harrygermany's picture
harrygermany

Hello Terk,

you wrote " The accuracy of measuring the flour doesn't bother me because I always need to adjust the amount anyways, depending on air humidity, qualities of the ingredients, room temperature, etc "

This is probably so, but don't you think that the correct amount at the start of baking makes a greater difference than the tiny little amounts for adjusting?

An example: For a bread I need 800 g flour, 500 g water, yeast, salt etc.
By measuring not correct in the beginning, I have easily a differenz of 100 g flour and 60 g water.
To adjust because of air humidity, qualities of the ingredients and room temperature I might need, if at all, 10 g flour more or less, and 10 g water more or less.

And, by the way, you are sure that you adjust the amounts when you bake?
I never do.

Harry


---------------------------------------
Everyone is a stranger somewhere -
so don´t give narrowmindedness or
intolerance no chance nowhere.

subfuscpersona's picture
subfuscpersona

Do you scale (in ounces etc) things often or do you prefer to measure by cups etc?
I only use recipies that give all ingredients by weight and typically use the baker's percentage to scale the recipe if needed. I refuse, at this point, to look at any recipe for baked goods (bread, pastry, etc.) that uses only volume measurements.

When making bread, I weigh most ingredients, except for ingredients added in very small amounts. For these, I measure by volume using measuring spoons (a set of measuring spoons provides measures for 1 tablespoon, 1 teaspoon, 1/2 teaspoon, 1/4 teaspoon). I use the weight to volume chart in Reinhart's book The Bread Baker's Apprentice to convert weight to volume for ingredients such as dry yeast, salt, honey, etc.

How about scales? Do (some/only few) people have scales that also measure in grams?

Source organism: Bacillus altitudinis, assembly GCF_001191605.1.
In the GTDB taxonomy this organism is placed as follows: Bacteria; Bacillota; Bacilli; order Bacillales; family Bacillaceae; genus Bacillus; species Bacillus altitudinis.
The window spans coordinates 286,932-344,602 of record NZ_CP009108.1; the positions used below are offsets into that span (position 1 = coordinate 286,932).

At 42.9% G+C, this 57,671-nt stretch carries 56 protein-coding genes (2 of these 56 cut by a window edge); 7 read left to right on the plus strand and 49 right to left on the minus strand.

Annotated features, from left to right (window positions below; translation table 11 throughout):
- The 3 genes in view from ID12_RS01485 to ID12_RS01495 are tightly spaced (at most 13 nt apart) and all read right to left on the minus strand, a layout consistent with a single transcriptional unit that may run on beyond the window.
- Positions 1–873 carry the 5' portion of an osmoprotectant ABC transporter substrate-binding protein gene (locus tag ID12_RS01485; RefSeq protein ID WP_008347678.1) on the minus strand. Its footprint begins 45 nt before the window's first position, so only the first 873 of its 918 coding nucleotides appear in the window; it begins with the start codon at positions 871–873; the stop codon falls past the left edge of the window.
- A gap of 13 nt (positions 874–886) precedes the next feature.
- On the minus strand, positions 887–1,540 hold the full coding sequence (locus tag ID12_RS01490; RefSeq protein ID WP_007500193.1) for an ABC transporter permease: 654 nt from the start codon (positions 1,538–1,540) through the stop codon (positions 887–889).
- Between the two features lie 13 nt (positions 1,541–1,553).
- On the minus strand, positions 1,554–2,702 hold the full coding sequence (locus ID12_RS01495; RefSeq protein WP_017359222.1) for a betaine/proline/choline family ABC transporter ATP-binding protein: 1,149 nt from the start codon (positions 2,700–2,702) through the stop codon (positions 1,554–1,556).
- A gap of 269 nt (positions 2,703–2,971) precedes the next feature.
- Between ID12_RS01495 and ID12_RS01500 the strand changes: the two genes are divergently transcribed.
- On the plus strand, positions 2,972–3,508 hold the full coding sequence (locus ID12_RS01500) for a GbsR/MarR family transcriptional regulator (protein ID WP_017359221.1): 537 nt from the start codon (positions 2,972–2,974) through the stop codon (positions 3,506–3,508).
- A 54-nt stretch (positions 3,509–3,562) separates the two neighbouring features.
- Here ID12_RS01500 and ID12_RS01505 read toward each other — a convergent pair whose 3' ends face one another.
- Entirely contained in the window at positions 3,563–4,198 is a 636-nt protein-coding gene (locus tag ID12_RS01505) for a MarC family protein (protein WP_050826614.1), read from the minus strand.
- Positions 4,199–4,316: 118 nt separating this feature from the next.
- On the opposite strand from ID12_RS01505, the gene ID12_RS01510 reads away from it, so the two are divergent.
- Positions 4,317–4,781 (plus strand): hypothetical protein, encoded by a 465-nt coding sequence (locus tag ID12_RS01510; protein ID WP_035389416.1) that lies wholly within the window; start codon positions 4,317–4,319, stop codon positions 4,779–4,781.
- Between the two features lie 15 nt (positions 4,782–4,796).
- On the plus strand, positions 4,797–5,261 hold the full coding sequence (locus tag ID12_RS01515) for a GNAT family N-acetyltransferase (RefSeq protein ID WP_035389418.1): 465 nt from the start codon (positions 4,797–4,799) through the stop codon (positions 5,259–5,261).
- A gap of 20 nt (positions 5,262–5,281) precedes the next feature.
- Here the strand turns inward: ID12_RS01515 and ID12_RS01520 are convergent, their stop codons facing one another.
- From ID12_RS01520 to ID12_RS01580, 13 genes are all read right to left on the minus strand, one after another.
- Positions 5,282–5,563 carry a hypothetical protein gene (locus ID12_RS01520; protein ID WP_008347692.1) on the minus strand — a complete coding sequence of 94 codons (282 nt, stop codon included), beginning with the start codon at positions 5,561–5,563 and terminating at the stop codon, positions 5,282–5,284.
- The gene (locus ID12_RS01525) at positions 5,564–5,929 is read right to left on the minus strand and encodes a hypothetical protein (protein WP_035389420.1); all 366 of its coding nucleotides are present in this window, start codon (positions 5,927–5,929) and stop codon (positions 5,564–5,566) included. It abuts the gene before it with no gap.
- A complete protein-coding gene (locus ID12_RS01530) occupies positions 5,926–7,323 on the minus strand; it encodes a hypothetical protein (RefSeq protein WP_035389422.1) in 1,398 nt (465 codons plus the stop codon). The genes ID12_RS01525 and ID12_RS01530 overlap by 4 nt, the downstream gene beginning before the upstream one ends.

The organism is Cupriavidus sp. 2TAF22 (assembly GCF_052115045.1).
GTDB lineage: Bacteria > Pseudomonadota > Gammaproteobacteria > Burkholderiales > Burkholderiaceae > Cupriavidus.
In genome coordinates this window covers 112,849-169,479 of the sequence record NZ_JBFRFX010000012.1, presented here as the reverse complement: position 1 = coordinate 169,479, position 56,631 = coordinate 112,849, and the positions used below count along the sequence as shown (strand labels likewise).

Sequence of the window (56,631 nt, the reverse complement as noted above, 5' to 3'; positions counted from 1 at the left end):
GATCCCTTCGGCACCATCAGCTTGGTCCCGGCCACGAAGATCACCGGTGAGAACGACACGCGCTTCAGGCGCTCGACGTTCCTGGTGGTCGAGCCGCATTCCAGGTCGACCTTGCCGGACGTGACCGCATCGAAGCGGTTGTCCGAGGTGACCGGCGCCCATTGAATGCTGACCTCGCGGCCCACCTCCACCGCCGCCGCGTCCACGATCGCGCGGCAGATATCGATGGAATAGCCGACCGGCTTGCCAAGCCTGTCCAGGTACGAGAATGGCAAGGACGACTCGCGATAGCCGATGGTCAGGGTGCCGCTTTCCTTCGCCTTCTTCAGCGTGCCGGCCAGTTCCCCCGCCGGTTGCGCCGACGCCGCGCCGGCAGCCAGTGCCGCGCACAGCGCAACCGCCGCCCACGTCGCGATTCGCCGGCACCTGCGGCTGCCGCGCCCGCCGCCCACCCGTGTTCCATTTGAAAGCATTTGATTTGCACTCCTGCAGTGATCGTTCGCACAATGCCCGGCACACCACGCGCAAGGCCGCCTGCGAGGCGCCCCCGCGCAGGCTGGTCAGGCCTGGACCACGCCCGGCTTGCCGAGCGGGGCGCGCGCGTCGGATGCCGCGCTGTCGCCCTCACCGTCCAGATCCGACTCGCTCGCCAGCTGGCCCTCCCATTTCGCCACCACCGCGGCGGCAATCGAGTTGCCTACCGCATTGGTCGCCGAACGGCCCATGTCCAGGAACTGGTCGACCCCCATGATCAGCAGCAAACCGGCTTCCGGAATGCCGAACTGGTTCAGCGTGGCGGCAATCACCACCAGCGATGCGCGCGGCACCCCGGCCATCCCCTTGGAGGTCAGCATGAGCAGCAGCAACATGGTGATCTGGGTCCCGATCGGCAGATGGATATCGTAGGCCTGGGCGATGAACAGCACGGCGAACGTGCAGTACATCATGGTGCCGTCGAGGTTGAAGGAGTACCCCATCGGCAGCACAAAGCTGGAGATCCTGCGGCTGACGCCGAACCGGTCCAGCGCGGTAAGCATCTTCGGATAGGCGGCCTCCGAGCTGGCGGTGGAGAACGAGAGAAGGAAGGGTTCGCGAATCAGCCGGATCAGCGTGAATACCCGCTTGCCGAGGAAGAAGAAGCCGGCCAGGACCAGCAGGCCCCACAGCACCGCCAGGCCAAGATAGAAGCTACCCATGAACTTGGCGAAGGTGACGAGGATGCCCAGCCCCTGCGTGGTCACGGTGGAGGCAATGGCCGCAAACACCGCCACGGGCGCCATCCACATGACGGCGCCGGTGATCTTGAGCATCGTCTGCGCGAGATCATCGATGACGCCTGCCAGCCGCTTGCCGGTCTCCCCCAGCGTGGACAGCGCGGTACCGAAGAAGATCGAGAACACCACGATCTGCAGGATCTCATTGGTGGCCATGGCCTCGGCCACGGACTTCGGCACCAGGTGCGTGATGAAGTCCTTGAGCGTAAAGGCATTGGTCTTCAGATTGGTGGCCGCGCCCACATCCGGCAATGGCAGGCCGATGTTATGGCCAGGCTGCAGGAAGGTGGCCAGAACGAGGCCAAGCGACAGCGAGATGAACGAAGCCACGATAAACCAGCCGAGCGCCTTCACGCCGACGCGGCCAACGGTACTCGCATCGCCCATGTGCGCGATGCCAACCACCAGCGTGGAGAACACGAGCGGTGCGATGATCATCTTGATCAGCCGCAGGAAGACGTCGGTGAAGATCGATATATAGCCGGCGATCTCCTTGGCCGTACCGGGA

Any decent digital scale for the US market converts between ounces and grams at the touch of a button. However, many digital scales for the home market are imprecise when it comes to weighing small amounts in grams. I do have a small, laboratory quality balance scale that provides very accurate measurement in grams if I feel compelled to pursue this level of precision.

One problem... is some variation in cups and spoons
You're absolutely right. Less expensive graduated cup sets and measuring spoons aren't standardized and vary from set to set.

Flour by Weight vs by Volume
The biggest problem, of course, is converting flour measurements in cups to accurate weight measurements. Apparently the US audience for cookbooks still demands measurements in cups, tablespoons and teaspoons. Cookbook authors have struggled with this problem literally for decades, especially when it concerns measuring flour.

For those of us who need to convert a favorite recipe from volume measurement to weight measurement, the flour bag itself provides the necessary clues.

In the US, every retail bag of flour prints the number of cups per pound on the bag. The conversion for white flour (all purpose or bread) is 3 & 1/2 cups per pound, measured by spooning flour into a one cup measure and leveling off with a knife. This puts the average weight of a cup of white flour at 4.6 ounces (or 130 gm). This conversion does not, however, apply to other types of flour, such as whole grain or legume flours. In this case, you need to look at the serving size information, which (for flour) is typically defined as 1/4 cup with the weight (in grams) printed next to it.

Please help me understand your measuring system.
Sorry Harry. I've lived here all my life and still struggle with it. When it comes to any kind of baking, I much prefer the European approach of giving all ingredients by weight. Yeah for the metric system!

Rosalie's picture
Rosalie

Subfuspersona, the bottom line in converting flour measures from cups to ounces is the recipe writer's methodology.  Whenever I see a naked recipe (that's what it looks like to me when there are no weights given), I look to see how the writer measures flour.  I wrote a post yesterday about an interesting and promising-looking bread book in my library that neither gives weights nor explains how to measure flour.

I take it back about the bottom line.  The bottom line is what works in the recipe.  Fortunately, with bread we can adjust after the dough is mixed.

But you can't just go by what the flour package says.

Rosalie

scott lynch's picture
scott lynch

I seem to recall reading somewhere that the acceptable tolerance for volume in manufacturing household cup and spoon measures was something like 15%, which is astounding--a full ounce is only 12.5% of a cup.
In my own baking, I find the use of ounces maddening--I want everything metric for ease of computation, and all my books that don't have metric measures have them pencilled into the formulas.  Baker's percentages are useful, but most of the books have formulas that are well-scaled for home ovens, so I find the measured formulas more useful than the baker's percentages for baking indoors.  When I bake in my outdoor clay oven, that's a different deal altogether.